point on the railroad, where road turns to Kelley's, 2 mile from railroad bridge, and 31 from Kelley's, and the rest of the command was ordered to be in readiness to move at the shortest notice. At that time a force was reported to be at Bealeton, supposed to be their advance guard; and it was uncertain whether they would attempt to cross at Kelley's, railroad bridge, or move on towards Warrenton. The report that enemy's attack was made at Kelley's never reached me; and the first intimation I received from that point was at 7:30 A. M., to the effect that they had succeeded in crossing, capturing 25 of my sharpshooters who were unable to reach their horses. I moved my command at once down the railroad, taking up a position to await their approach, ordering my baggage-wagons and disabled horses to the rear towards Rapidan station. Some time elapsing and they not advancing, I determined to move upon them, and marched immediately for Kelley's. First met the enemy half a mile this side of ford, and at once charged them. Their position was a very strong one, sheltered by woods and a long, high stone fence running perpendicular to my advance. My men, unable to cross the fence and ditch in their front, wheeled about, delivering their fire almost in the faces of the enemy, and reformed again, facing about under a heavy fire from their artillery and small arms. The Third, in this charge, was in front, and First Lieutenant Hill Carter was very conspicuous in his behavior. From that time it was a succession of gallant charges by the various regiments, and once by the whole brigade in line, whenever the enemy would show his mounted men; they invariably falling back upon his artillery and sheltered dismounted skirmishers. Their total advance was 2 miles from the ford. At that time my artillery arrived, and they were driven back, recrossing the river about 7:30 P. M., with us in close pursuit. My whole command acted nobly. Sabres were frequently crossed, and fences charged up to, the leading men dismounting and pulling them down, under a heavy fire of canister, grape, and carbine balls.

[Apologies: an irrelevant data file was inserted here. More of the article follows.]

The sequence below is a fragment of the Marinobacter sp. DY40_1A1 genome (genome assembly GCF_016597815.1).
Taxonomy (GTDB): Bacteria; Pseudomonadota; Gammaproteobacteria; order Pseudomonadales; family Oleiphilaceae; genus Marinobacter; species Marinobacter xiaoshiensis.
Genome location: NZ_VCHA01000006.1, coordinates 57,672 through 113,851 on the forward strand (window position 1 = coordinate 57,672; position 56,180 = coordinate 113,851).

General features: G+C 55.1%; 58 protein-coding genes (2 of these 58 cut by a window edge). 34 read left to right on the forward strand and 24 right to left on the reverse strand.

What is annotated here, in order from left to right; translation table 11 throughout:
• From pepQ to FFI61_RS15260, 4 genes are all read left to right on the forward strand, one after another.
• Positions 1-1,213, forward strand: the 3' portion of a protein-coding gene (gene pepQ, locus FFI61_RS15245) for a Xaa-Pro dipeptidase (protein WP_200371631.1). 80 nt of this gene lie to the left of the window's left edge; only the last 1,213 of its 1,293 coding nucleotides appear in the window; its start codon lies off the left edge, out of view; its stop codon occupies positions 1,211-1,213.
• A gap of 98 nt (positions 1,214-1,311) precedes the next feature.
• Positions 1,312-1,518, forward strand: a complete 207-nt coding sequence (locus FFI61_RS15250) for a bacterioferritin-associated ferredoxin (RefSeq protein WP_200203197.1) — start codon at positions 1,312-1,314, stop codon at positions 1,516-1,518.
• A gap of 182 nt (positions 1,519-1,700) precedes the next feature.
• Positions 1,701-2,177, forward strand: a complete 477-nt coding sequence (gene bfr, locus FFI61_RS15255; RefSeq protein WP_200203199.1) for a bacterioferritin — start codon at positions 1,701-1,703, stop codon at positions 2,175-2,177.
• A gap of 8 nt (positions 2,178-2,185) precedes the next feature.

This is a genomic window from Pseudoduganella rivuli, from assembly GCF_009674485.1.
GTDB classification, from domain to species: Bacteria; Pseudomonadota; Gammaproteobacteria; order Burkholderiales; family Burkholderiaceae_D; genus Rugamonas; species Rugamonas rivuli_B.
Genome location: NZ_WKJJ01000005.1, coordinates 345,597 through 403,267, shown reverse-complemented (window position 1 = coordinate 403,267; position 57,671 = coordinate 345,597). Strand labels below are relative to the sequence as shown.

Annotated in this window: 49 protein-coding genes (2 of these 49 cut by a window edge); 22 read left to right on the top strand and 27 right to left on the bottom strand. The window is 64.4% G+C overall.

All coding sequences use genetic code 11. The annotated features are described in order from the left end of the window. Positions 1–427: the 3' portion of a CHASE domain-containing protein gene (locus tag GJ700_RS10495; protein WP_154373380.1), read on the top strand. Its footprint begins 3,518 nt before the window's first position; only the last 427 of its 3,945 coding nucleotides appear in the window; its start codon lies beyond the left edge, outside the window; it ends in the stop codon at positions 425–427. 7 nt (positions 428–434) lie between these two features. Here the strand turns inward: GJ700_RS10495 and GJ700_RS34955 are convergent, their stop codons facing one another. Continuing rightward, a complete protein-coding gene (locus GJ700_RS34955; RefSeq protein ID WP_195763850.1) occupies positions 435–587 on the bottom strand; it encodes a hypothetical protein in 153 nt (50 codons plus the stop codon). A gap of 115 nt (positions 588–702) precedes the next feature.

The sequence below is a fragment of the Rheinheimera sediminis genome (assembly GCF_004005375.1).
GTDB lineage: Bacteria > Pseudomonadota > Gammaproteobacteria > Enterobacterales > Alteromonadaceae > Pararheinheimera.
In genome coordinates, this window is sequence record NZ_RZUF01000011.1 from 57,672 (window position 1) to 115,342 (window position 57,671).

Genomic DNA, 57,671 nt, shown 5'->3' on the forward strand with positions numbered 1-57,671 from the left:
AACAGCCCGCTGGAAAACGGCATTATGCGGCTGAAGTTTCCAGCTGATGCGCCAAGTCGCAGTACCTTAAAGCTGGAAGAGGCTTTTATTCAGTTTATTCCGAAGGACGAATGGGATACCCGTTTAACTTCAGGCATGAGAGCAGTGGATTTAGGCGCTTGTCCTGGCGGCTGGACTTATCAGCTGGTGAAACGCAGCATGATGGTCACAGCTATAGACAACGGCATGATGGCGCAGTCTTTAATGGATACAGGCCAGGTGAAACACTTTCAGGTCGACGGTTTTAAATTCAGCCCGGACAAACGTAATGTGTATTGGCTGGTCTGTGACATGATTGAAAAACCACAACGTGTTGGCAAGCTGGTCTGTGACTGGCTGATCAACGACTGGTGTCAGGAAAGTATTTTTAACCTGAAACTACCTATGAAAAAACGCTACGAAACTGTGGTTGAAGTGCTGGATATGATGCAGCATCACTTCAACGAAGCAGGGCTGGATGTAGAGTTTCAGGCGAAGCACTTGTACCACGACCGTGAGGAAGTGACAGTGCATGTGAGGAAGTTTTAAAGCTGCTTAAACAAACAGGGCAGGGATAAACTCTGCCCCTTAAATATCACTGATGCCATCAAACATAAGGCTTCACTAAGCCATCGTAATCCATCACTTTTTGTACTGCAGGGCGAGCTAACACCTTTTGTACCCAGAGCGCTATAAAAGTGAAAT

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Table of Contents:
Battle of Kelleysville , March 17th , 1863 -Reports of Generals J. E. B. Stuart and Fitz. Lee .
Causes of the defeat of Gen. Lee 's Army at the battle of Gettysburg -opinions of leading Confederate soldiers.
Letter from Gen J. A. Early .
Causes of the Confederate defeat at Gettysburg .
Letter from General E. P. Alexander , late Chief of artillery First corps , A. N. V .
Leading Confederates on the battle of Gettysburg .
Letter from General John B. Hood .
Official Reports of the battle of Gettysburg .
Report of General Patton Anderson of operations of his division from 30th of July to 31st of August , 1864 , including the battle of Jonesboro , Georgia .
The peace Commission .-letter from Ex-President Davis .
Letter from Hon. J. P. Benjamin .
Farewell address of Brigadier-General R. L. Gibson to the Louisiana brigade after the terms of surrender had been agreed upon between Lieut.-Gen. Richard Taylor , C. S. A. , and Major-Gen. E. R. S. Canby , U. S. A.
Reminiscences of torpedo service in Charleston Harbor by W. T. Glassel , Commander Confederate States Navy.
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